Videos about Zero Wastehttp://www.grrn.org/video/
The Story of Stuff
with Annie Leonard
Zero Waste Systems
with Eric Lombardi
Promoting the life and legacy of Rachel Carson, 5/27/1907 - 4/14/1964. Fostering a culture of Sentinel Lions who share Rachel's ethics and values. Working for sustained political and cultural change to prioritize public health.
| Greenmarket Documentary: From Mountain Sweet Berry Farm To Manhattan|
In a new short documentary by Serious Eats, Rick Bishop of Mountain Sweet Berry Farm shows the love and care that goes into the whole farmers market process.
Implementing Local and Sustainable Food Programs in California Hospitals: Tips for health care industries on how to conceptualize, structure, and implement food programs that support local family farmers.
This guide provides health care facilities with practical suggestions to utilize sustainable food programs that support local family farmers, ranchers, and associated businesses. It is targeted towards hospital administrators, food service directors, dieticians, and others involved with food purchasing decisions, in the hope that they will implement some of the suggestions presented. This publication integrates the experience of San Francisco Bay Physicians for Social Responsibility (SFPSR) and Community Alliance with Family Farmers (CAFF) with cutting-edge research conducted at UC Davis and UC Santa Cruz concerning the Farm to Institution market that focuses on hospitals and educational systems. Insights into the broader array of sustainable food criteria – such as organic and humanely raised – are referenced in this guide; however, the content concentrates mostly on local sourcing.
Download the FREE PDF (5 MB) here: http://www.caff.org/
This lovely reading of Rachel Carson’s The Sense of Wonder serves to reinforce the knowledge that having the capacity to appreciate the beauty of nature affects our lives in countless positive ways. I listened to this half-hour-long CD on at least five separate occasions and each time came away with something new. Renowned for her influential work Silent Spring and credited widely as the founder of the modern environmental movement, Carson is no less of an inspiring force nearly a half century after her death. The Sense of Wonder relates her experiences of sharing the joy of outdoor discovery with her young nephew, Roger, and is part homage to the wild landscape of Maine and part parenting manual.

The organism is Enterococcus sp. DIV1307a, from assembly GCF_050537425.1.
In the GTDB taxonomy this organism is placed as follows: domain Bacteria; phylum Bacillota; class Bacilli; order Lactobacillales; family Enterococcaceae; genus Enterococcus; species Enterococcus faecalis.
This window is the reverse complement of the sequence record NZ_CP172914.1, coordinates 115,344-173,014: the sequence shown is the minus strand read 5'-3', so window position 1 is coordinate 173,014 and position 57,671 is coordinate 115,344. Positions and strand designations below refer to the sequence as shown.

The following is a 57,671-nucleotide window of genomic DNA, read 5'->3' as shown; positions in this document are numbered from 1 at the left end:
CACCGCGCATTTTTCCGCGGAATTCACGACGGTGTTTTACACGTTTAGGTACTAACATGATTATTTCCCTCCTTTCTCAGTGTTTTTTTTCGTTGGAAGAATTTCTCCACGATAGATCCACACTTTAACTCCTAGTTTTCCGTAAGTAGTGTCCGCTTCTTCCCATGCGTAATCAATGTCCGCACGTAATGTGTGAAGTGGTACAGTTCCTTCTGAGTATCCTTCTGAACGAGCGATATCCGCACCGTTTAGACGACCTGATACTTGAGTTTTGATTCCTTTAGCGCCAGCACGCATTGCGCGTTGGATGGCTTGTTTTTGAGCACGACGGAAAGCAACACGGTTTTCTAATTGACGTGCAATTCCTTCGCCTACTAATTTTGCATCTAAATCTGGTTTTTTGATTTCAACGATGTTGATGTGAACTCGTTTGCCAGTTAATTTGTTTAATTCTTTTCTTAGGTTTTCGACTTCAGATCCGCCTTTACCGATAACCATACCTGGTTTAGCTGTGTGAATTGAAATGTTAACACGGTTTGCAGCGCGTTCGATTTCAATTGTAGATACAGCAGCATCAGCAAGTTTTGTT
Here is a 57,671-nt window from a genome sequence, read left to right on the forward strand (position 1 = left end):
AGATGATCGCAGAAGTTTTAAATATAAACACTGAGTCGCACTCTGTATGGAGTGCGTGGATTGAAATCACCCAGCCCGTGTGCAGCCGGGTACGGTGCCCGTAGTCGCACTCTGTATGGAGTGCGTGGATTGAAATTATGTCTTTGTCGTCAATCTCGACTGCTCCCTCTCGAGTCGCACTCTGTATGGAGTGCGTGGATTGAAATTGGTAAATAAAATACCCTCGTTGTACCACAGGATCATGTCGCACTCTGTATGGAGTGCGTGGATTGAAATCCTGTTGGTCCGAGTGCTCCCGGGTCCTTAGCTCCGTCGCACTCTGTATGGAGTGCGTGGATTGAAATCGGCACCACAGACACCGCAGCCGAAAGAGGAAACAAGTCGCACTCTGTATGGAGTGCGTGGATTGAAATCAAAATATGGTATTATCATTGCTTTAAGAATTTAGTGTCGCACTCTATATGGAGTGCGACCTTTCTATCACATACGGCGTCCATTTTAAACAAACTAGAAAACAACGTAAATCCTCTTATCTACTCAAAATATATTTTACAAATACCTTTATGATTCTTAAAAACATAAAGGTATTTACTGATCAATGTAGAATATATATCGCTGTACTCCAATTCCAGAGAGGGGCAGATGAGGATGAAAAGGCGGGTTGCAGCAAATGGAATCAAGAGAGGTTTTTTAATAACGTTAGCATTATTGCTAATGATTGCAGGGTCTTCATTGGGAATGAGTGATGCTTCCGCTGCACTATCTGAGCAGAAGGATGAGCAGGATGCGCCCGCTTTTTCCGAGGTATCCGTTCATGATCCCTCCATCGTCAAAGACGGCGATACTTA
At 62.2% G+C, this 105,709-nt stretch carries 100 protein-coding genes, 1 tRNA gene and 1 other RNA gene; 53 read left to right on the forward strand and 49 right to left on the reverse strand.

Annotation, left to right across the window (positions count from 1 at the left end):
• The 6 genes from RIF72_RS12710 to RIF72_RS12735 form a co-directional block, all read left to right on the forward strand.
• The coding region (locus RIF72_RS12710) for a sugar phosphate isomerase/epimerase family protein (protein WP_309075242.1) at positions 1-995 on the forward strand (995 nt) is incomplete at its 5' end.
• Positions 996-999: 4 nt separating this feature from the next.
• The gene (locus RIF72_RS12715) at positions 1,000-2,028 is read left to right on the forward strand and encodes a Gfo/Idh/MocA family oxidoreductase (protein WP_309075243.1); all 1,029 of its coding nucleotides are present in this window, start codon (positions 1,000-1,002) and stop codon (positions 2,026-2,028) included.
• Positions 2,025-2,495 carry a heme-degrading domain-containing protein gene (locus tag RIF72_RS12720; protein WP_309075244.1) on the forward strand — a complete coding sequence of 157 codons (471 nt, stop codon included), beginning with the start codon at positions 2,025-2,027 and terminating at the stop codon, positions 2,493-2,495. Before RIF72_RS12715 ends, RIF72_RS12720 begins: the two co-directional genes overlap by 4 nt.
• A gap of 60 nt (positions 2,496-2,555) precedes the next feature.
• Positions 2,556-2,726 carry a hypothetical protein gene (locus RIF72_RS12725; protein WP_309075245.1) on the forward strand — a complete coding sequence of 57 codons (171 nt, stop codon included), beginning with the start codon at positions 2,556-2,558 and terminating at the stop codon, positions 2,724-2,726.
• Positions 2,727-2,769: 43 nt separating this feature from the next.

Contending that the importance of adult encouragement of natural discovery to a child’s development cannot be overstated, the author feels that all too often mothers and fathers are discouraged from doing so either due to the “inconvenience” of these adventures and/or a feeling of ignorance about how to teach things they themselves do not know. Carson strongly believes that whether or not a particular star, animal, or plant is correctly identified by name misses the point entirely—the true appreciation of nature stems from perception rather than knowledge. The struggle to combat materialism and indifference is centuries-old, of course, but I still found it hard to believe that The Sense of Wonder wasn’t written recently. Though a short work, it is extremely powerful, and I highly recommend it for all.
E-waste is a serious issue, as seen in the documentary Ghana: Digital Dumping Ground. Here is a company that is doing something about it! Global Environmental Services works with an extensive network of OEM(TM)s and product brokers on the recovery side of the electronics industry. They can provide accurate and up to the minute pricing for used technology for any model, configuration, or condition of equipment. GES also has the expertise to provide the same information at the component level. This network allows GES to provide consistent product availability and pricing information. GES works to solve problems, not relocate them. Loading a container and shipping scrap indiscriminately is reckless. They follow best practices of recycling in the best interest of the environment and require all of their downstream partners to do the same. GES is currently being audited to become an e-Steward!
The NE IPM Center’s School IPM Working Group has a 2 year project to pilot IPM education in K-12 classrooms using IPM curricula developed at Penn State (http://paipm.cas.psu.edu/53.
Other IPM curricula